Science and Religion Revisited

By : January 4, 2011: Category Inspirations, Networks of Meaning

Integrating Science and Mysticism, Part 1

One of the central issues that used to occupy the modern mind was the conflict between science and religion, or science and mysticism. Why do I use the past tense? Because the truth is, the science-religion debate grounded to a halt sometime during the second half of the previous century. Sure, books are still being written about it, people still lecture about it in various forums, and the media occasionally dedicates time to the latest confrontations sparking around it. I’ll even grant that, in terms of emotional involvement, the debate has actually heated up in recent years, with the most vocal and vociferous statements ever made in it being heard only in the past couple of years.

But despite all this, the content of the debate, the things actually being said in it, have remained virtually unchanged for decades. It’s a conversation frozen in time, rewound and played back again and again.

In Search of Integration

A main reason for this seems to be that the various parties involved in this debate have all pretty much entrenched themselves in their well-formed notions: the die-hard seculars are still arrogant and dismissive of anything that whiffs of metaphysics or spirituality; the orthodox religious make a sharp distinction between technology and theoretical science, gladly adopting the former and firmly rejecting any elements in the latter that contradict their faith; and in-between, modern religious people (many of whom are practicing scientists themselves) have settled for a reasonable but compartmentalized co-existence between the two, in which they do not interfere with one another.

What is sorely missing from this landscape is a truly integrative approach to science and mysticism. An integrative approach would recognize that two forces as fundamental and complementary as these beg to be combined, and that a culture in which they are at odds suffers from a deep internal fracture. It would strive to fuse them into a complex yet unified whole, in which the two fully contribute to and complete each other.

New Age’s Failed Integration

There’s actually a fourth group that at least tried to do this. I’m referring to those among the New Age thinkers who do not look down upon science, and who were the last to say anything innovative about its relationship with religion. New age thinkers feel there is truth to science as well as truth to mysticism, and honestly want to integrate them (indeed, as all who are familiar with it know, the word ‘integration’ plays a key role in their writings).

However, New Age thought has seemed to run out of anything new to say, and has left its followers with a solidified worldview just like the other three groups. Basically, the New Age worldview fully accepts the scientific description of the world, but adds a vague spiritual dimension to it, of which religions are all partial reflections. It sees the universe as evolving, but purposefully so, towards a state of high consciousness.

For anyone who was raised on the materialistic worldview of modern science and later opened up to any kind of spirituality, this cosmology is definitely a breath of fresh air, echoing his longing for meaning and purpose in what he has been accustomed to view as an empty and cold universe. But once we get past the initial excitement of feeling that matter and spirit co-exist in a way that doesn’t contradict science, we’re forced to admit that an ‘integration’ of this sort is shallow at best.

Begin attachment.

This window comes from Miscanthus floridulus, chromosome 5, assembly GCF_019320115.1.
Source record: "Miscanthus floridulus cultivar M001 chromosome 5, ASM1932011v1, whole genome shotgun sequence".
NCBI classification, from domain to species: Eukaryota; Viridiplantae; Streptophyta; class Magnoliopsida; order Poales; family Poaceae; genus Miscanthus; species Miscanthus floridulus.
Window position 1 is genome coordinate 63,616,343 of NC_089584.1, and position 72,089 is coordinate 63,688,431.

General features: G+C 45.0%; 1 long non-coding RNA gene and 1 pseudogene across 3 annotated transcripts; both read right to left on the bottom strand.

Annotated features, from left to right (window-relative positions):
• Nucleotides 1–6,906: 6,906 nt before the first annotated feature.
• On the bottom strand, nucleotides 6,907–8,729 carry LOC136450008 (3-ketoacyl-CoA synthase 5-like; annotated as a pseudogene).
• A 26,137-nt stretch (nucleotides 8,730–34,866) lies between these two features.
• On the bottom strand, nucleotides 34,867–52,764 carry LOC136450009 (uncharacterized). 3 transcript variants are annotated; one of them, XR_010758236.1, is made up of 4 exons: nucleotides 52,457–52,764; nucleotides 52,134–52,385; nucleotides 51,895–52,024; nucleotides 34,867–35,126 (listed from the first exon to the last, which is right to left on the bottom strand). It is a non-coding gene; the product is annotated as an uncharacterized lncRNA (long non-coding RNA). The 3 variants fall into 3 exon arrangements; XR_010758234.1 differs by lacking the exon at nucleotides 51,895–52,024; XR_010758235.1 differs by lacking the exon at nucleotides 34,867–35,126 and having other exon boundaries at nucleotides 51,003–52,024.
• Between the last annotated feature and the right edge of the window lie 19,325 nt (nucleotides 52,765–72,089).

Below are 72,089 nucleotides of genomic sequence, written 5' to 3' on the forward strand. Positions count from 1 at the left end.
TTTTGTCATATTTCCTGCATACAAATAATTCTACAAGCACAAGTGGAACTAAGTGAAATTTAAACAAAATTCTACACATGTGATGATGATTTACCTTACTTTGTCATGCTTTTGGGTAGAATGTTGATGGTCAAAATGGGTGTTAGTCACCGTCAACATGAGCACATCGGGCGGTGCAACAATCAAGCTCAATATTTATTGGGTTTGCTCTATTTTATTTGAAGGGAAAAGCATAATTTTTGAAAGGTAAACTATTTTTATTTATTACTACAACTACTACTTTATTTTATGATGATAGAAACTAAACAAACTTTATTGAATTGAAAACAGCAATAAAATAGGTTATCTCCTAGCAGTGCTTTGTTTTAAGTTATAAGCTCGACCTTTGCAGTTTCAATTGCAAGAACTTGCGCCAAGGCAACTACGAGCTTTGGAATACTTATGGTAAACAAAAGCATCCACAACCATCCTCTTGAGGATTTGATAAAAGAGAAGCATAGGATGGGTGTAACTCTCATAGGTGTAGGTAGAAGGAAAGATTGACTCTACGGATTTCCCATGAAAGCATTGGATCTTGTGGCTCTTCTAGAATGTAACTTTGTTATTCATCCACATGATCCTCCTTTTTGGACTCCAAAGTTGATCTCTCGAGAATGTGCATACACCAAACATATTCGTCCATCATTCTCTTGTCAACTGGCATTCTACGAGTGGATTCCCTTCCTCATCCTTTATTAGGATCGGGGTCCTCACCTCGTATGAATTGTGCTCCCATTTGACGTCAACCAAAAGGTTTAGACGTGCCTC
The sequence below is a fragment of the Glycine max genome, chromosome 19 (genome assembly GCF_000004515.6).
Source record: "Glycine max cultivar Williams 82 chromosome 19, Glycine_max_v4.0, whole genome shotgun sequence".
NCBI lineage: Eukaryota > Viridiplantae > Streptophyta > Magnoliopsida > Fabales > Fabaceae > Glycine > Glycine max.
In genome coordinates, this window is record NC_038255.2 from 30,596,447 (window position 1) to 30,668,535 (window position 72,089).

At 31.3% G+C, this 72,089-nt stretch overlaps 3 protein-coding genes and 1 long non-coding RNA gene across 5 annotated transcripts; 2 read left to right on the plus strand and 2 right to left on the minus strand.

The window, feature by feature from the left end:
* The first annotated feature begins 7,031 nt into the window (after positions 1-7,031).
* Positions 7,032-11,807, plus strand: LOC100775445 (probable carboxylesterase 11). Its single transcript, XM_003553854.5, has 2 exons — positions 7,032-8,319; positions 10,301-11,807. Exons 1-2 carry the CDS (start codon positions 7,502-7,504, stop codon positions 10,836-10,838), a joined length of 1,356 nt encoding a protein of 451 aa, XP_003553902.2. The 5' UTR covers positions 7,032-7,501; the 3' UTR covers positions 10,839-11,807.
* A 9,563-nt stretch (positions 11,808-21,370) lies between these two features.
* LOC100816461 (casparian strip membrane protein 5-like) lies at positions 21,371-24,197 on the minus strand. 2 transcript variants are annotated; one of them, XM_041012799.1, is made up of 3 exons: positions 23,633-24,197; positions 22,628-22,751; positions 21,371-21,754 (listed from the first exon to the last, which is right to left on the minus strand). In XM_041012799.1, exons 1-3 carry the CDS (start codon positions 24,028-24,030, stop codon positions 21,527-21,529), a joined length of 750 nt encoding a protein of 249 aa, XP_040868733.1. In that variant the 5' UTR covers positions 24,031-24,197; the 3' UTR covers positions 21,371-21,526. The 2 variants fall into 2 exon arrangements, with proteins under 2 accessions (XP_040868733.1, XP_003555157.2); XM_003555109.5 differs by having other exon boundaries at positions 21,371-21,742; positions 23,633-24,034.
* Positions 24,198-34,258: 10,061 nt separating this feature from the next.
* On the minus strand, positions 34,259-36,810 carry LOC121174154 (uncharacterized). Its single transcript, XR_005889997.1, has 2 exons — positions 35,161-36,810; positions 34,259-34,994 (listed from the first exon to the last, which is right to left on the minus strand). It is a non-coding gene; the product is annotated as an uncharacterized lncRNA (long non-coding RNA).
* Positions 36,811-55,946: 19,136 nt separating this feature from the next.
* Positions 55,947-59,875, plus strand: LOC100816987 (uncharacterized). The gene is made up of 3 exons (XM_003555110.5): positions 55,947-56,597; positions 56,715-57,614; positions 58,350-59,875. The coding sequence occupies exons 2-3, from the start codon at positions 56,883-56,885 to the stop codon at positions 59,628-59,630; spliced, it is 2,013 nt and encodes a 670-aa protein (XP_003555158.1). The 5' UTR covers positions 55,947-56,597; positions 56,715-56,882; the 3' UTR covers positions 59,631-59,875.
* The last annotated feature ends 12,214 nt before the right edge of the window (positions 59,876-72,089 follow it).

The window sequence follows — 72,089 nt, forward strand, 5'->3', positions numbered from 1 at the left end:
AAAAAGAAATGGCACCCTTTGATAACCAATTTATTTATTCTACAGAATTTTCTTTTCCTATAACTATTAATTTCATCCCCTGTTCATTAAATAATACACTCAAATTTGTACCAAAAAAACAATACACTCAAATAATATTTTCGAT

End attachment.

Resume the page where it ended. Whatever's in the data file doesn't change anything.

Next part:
Specifically, there are two reasons why New Age cosmology doesn’t achieve a serious integration between science and mysticism: (a) by unreservedly accepting the scientific worldview it has ‘sanctified’ it, preventing it from being influenced by mystical thought in any fundamental way; (b) by viewing all religions as manifestations of a one general ‘Spirit’, only dressed up in external detail, it has stripped them of their particular characteristics, allowing none of them to contribute anything with specifics in it, because these are deemed to be arbitrary.

The upshot of these two flaws is one and the same: the mystical pole of the science-mysticism polarity is unable to contribute anything substantial to the scientific pole. It remains something ephemeral and vague, a spirit hovering above the water, never touching it.

The Unexplored Route

An alternative path to integration is bound to emerge from an unexpected direction. And indeed, a fascinating new approach is brewing up where no one is looking. It is growing out of the pages of the more intellectual thinkers withinChassidism, the 200 year old Jewish mystical movement.

On the outside, Chassidism appears to be a happy-spirited religious renewal movement, adding a long-needed dose of personal devotion and optimism to Judaism. And it is. But it also serves as a front for some of the most exciting intellectual innovations in mystical thought in recent generations. And one of the central issues elaborated upon in these Chassidic writings is a vision of the desired unification of the esoteric knowledge of the Torah, i.e., revealed Divine mystical wisdom, with the rationally acquired human and earthly knowledge, i.e., science.

Over the following series of articles, we’re going to try to acquaint ourselves with this approach and explore some of its innovations.

Coming up Next: A Flood of Knowledge

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